The procedure is routine. An accident happens. The trucking company’s designated person collects the information—driver’s report, police report, maybe even a reconstruction report in the most severe cases. Sometimes the review is performed by a committee rather than a single adjudicator.
The limited information is reviewed and an opinion rendered—”preventable accident”. A letter is sent to the driver informing him of the company’s sanction. He is also told of the tripwires for future sanctions and what the sanctions will/may be.
The letter goes in the file. The next accident is reviewed, the process is repeated.
Routine. Until suit is filed and discovery propounded. The plaintiff’s document request, perhaps a canned form off the web or from a trial lawyer seminar, asks for any “internal investigations, reviews, determinations, correspondence, or any other writings with regard to ‘the accident’, including but not limited to any determinations as to whether the accident was ‘preventable’ and any sanctions, penalties, or warnings to the Defendant-driver.”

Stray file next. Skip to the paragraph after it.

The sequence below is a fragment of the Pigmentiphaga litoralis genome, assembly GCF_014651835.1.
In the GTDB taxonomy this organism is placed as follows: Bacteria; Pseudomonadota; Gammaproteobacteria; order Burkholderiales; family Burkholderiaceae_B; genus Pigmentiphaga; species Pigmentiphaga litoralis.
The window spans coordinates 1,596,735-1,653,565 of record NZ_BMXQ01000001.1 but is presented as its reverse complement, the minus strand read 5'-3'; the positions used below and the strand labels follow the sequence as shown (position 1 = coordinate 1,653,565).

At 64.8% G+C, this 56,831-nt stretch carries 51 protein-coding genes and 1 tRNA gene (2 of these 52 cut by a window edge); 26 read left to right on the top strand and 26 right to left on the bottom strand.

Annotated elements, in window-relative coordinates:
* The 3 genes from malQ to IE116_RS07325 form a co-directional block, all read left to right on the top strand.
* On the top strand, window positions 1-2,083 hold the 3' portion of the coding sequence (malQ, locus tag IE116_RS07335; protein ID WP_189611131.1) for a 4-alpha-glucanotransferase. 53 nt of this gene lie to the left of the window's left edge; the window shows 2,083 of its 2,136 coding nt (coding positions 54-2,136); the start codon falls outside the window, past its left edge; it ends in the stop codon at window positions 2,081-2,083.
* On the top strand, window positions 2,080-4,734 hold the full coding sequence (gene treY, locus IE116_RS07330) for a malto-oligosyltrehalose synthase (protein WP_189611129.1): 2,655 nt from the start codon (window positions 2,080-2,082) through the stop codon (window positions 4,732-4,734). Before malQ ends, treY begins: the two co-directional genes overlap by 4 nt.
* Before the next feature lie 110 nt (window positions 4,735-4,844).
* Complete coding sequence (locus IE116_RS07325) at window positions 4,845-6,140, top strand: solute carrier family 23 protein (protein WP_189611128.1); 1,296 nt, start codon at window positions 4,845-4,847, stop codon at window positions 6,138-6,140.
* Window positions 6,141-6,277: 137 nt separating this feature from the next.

Is this information discoverable? If so, is it admissible? The answers to either or both may be crucial to your defense.
For detailed case law relating to this subject, please visit: http://cdl-law.com/files/PREVENTABILITYARTICLE.pdf